Colorado Attorney General Cynthia Coffman on Tuesday fired off a 68-page argument urging the Supreme Court to overturn a legal ruling requiring the protection of people and the environment before oil and gas drilling can be done.
She’s pressing the case that the phrase “in a manner consistent with” in Colorado’s evolving oil and gas law is unambiguous and means balancing industry interests with health and the environment — rather than ensuring protection as a precondition that must be met.
If the state Supreme Court justices agree, they could reverse the existing legal ruling that requires protecting people and the environment before the Colorado Oil and Gas Conservation Commission can issue drilling permits.
The Colorado Court of Appeals issued that ruling in March 2017 in the Martinez case, brought on behalf of teenagers fighting ill effects of fossil fuels extraction such as faster global warming.
Coffman declined to discuss the issue. She was busy in meetings, a spokeswoman said. Nor did any other official have time to discuss this matter, the spokeswoman said.
A state news release quoted Coffman as saying: “State law creates a balance between development of Colorado’s oil and gas resources — which are tremendously important to our economy and serve as a source of reliable energy — and our other core values, including environmental protection.”
The COGCC over the past year has continued to issue permits allowing drilling new wells, some of them controversial as residents object to industrial operations inside communities along Colorado’s increasingly populated Front Range. Oil and gas companies have drilled more than 56,000 wells statewide, bringing jobs and other economic benefits, and they plan to drill thousands more.
Colorado Department of Natural Resources officials also declined to discuss the case. “We view it as something that is in litigation and will not comment,” agency spokesman Todd Hartman said.
State lawmakers have charged the COGCC with fostering “responsible, balanced” development, production and use of oil and gas “in a manner consistent with protection of public health, safety, and welfare, including protection of the environment and wildlife resources.”
Pro-industry groups on Tuesday filed legal briefs backing the Colorado government’s push for Supreme Court justices to relax the ruling. The Mountain States Legal Foundation, which protects property rights, said the Colorado Court of Appeals decision “subordinates oil and gas property rights to speculative environmental alarmism.”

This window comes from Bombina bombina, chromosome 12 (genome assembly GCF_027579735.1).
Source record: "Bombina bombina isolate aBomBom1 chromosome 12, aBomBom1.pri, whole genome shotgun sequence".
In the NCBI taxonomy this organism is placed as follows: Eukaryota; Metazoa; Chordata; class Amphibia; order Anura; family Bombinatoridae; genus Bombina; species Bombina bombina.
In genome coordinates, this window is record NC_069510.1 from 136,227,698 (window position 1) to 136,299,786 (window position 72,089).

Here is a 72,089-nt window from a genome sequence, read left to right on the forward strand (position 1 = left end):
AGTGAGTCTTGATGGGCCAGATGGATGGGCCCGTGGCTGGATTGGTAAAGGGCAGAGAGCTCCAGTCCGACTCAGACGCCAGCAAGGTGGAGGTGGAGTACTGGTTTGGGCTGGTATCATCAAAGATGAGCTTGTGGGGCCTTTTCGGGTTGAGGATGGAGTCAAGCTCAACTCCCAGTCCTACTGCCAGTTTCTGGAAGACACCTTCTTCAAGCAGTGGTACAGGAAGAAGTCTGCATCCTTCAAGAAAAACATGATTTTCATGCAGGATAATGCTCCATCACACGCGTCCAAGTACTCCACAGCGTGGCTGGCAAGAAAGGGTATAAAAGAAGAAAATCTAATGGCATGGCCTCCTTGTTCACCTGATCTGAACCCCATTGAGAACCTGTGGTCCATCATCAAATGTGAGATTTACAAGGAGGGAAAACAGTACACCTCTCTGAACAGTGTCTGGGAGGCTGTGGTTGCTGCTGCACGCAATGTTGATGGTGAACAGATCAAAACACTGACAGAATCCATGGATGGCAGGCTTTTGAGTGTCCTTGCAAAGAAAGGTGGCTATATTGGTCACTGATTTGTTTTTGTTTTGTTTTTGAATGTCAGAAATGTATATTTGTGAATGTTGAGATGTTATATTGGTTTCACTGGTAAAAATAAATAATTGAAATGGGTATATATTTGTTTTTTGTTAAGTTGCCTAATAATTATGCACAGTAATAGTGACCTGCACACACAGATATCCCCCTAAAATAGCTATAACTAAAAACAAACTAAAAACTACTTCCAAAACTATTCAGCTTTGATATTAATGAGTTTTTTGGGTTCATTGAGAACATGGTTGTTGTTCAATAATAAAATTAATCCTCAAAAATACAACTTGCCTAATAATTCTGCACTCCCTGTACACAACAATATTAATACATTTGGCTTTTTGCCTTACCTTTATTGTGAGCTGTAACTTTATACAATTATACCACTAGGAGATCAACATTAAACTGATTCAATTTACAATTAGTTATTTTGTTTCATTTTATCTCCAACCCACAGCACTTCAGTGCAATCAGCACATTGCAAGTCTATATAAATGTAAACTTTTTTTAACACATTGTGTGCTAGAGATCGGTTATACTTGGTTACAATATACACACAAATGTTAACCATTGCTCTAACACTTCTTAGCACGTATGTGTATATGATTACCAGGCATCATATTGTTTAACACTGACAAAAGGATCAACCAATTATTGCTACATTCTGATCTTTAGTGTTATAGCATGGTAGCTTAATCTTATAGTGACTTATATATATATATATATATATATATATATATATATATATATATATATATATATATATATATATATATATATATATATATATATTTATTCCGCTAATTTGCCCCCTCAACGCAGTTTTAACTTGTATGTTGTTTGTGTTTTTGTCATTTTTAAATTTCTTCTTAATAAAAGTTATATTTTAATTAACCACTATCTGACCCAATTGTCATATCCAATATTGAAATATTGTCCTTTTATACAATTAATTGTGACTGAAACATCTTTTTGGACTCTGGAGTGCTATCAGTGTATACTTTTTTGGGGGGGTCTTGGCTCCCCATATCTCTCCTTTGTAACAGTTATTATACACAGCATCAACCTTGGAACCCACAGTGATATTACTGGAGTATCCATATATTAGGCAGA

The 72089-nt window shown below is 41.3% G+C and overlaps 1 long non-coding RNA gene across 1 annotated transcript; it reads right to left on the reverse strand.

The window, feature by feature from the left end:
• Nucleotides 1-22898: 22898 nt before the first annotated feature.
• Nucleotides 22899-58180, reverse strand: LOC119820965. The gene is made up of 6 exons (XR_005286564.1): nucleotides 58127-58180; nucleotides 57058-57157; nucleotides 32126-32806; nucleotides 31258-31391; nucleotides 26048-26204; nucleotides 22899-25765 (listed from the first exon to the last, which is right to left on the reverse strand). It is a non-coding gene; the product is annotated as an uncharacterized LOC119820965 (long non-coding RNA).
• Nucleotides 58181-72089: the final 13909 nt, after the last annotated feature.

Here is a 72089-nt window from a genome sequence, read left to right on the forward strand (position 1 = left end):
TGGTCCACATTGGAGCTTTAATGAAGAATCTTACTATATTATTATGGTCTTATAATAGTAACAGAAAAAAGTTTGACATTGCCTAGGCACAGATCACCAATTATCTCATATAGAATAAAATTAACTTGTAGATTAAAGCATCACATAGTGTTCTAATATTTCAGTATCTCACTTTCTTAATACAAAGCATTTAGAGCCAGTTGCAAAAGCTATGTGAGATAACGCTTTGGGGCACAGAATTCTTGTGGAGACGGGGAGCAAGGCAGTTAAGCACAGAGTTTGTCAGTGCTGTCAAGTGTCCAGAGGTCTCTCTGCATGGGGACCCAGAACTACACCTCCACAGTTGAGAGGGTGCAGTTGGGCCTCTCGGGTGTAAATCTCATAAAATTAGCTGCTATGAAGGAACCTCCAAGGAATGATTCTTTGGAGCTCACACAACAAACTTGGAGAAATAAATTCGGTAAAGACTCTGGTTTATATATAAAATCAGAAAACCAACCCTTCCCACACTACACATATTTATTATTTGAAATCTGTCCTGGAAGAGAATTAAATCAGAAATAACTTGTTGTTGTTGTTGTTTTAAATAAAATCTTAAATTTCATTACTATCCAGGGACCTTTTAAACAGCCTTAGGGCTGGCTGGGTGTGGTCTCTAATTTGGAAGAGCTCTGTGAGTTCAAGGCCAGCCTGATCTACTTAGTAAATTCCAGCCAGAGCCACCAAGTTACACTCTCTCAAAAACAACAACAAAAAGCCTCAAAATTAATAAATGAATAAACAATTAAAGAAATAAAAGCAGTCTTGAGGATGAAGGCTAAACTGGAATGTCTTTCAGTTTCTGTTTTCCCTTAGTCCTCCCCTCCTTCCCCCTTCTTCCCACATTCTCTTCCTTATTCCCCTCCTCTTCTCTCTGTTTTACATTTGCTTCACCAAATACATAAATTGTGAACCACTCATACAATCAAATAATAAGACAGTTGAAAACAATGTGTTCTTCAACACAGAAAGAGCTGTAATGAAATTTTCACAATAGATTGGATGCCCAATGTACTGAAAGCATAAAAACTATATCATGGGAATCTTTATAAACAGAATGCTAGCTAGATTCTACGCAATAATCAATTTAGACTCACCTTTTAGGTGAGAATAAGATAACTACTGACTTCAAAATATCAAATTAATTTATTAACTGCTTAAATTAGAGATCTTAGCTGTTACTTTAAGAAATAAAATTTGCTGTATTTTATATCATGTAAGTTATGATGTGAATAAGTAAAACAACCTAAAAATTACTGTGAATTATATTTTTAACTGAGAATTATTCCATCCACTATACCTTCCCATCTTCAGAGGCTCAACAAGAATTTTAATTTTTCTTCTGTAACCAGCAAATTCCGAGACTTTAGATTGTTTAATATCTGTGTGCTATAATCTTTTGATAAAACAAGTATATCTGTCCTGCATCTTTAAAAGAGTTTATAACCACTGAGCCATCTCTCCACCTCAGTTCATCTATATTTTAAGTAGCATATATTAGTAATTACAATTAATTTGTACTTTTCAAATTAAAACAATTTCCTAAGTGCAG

“An unprecedented decision from the Colorado Court of Appeals threatens to shut down all new oil and gas development in Colorado due to alarmism over so-called climate change,” the group said in a news release.
This matter arose in 2013 when Xiuhtezcatl Martinez of Boulder and other teenagers asked the COGCC to consider a new rule. They proposed that Colorado not issue any new permits for oil and gas drilling “unless the best available science demonstrates, and an independent third-party organization confirms, that drilling can occur in a manner that does not cumulatively, with other actions, impair Colorado’s atmosphere, water, wildlife, and land resources, does not adversely impact human health and does not contribute to climate change.”
When COGCC officials in 2014 declined to adopt a rule, the teenagers appealed, backed by the Oregon-based group Our Children’s Trust, which has pushed for better environmental and health protection in 44 states — and won.
But state attorneys now contend that the appeals court judges misinterpreted Colorado’s oil and gas law. “Considered in its entirety,” their filing says, the law “required (COGCC) to balance a number of different policy goals, including fostering the responsible and efficient development of Colorado’s oil and gas resources.” And the COGCC “may not override this stated policy of the general assembly in pursuing the act’s other objectives.”
“Even assuming the act is ambiguous,” state attorneys wrote, the COGCC’s “long-standing interpretation of the act to require regulatory balancing has been formalized through a series of rulemakings. That interpretation is therefore entitled to substantial deference.”
Our Children’s Trust attorney Nate Bellinger countered that environment and public safety protection “is obligatory and not a factor to be balanced.”
“The role of courts is to follow the will of the general assembly. … And the COGCC is not doing that. We are asking the agency to do what the lawmakers told them to do,” Bellinger said.
Environment groups were preparing to file their own legal briefs, anticipating that justices may hear oral arguments in the fall.
“State lawmakers changed the law in 2007 because they wanted to put the public health, safety and welfare, and protection of the state’s wildlife resources, first and foremost in the Colorado Oil and Gas Conservation Commission’s considerations,” EarthJustice attorney Joel Minor said. “That’s what the text of the statute says. That’s what the court of appeals decided. That decision was correct.”